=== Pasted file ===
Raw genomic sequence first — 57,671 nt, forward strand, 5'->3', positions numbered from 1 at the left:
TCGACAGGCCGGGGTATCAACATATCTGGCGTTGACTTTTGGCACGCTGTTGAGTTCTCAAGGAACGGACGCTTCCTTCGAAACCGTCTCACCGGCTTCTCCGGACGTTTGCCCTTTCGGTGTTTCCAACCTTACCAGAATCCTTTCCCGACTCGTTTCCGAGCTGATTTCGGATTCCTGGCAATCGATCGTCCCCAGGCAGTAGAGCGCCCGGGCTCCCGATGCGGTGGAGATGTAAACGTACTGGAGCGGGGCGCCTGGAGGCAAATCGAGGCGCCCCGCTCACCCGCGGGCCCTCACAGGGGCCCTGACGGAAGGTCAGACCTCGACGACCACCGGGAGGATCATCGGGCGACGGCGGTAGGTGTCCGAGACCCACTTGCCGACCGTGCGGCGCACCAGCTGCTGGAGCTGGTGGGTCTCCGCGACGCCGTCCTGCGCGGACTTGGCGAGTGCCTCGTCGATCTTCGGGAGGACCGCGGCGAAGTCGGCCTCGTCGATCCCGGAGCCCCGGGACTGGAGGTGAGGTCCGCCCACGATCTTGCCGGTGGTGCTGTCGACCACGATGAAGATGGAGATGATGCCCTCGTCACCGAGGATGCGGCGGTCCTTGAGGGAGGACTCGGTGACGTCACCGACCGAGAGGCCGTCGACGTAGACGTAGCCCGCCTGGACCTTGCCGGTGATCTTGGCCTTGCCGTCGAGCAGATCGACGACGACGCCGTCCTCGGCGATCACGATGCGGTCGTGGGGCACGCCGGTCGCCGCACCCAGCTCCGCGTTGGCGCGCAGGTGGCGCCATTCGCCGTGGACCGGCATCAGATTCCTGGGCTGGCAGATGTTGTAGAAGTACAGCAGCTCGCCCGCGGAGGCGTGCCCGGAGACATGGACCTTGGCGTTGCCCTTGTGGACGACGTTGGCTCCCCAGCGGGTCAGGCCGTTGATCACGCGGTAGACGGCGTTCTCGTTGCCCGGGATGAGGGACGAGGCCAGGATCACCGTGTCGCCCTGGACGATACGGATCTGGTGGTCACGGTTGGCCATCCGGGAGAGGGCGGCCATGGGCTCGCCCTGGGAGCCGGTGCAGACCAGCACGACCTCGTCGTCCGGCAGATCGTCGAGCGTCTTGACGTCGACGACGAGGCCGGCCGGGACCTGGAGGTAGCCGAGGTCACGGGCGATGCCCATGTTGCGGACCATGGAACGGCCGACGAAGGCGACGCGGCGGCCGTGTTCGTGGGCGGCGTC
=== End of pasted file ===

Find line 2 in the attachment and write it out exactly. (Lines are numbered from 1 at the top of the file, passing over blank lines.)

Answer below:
TCGACAGGCCGGGGTATCAACATATCTGGCGTTGACTTTTGGCACGCTGTTGAGTTCTCAAGGAACGGACGCTTCCTTCGAAACCGTCTCACCGGCTTCTCCGGACGTTTGCCCTTTCGGTGTTTCCAACCTTACCAGAATCCTTTCCCGACTCGTTTCCGAGCTGATTTCGGATTCCTGGCAATCGATCGTCCCCAGGCAGTAGAGCGCCCGGGCTCCCGATGCGGTGGAGATGTAAACGTACTGGAGCGGGGCGCCTGGAGGCAAATCGAGGCGCCCCGCTCACCCGCGGGCCCTCACAGGGGCCCTGACGGAAGGTCAGACCTCGACGACCACCGGGAGGATCATCGGGCGACGGCGGTAGGTGTCCGAGACCCACTTGCCGACCGTGCGGCGCACCAGCTGCTGGAGCTGGTGGGTCTCCGCGACGCCGTCCTGCGCGGACTTGGCGAGTGCCTCGTCGATCTTCGGGAGGACCGCGGCGAAGTCGGCCTCGTCGATCCCGGAGCCCCGGGACTGGAGGTGAGGTCCGCCCACGATCTTGCCGGTGGTGCTGTCGACCACGATGAAGATGGAGATGATGCCCTCGTCACCGAGGATGCGGCGGTCCTTGAGGGAGGACTCGGTGACGTCACCGACCGAGAGGCCGTCGACGTAGACGTAGCCCGCCTGGACCTTGCCGGTGATCTTGGCCTTGCCGTCGAGCAGATCGACGACGACGCCGTCCTCGGCGATCACGATGCGGTCGTGGGGCACGCCGGTCGCCGCACCCAGCTCCGCGTTGGCGCGCAGGTGGCGCCATTCGCCGTGGACCGGCATCAGATTCCTGGGCTGGCAGATGTTGTAGAAGTACAGCAGCTCGCCCGCGGAGGCGTGCCCGGAGACATGGACCTTGGCGTTGCCCTTGTGGACGACGTTGGCTCCCCAGCGGGTCAGGCCGTTGATCACGCGGTAGACGGCGTTCTCGTTGCCCGGGATGAGGGACGAGGCCAGGATCACCGTGTCGCCCTGGACGATACGGATCTGGTGGTCACGGTTGGCCATCCGGGAGAGGGCGGCCATGGGCTCGCCCTGGGAGCCGGTGCAGACCAGCACGACCTCGTCGTCCGGCAGATCGTCGAGCGTCTTGACGTCGACGACGAGGCCGGCCGGGACCTGGAGGTAGCCGAGGTCACGGGCGATGCCCATGTTGCGGACCATGGAACGGCCGACGAAGGCGACGCGGCGGCCGTGTTCGTGGGCGGCGTC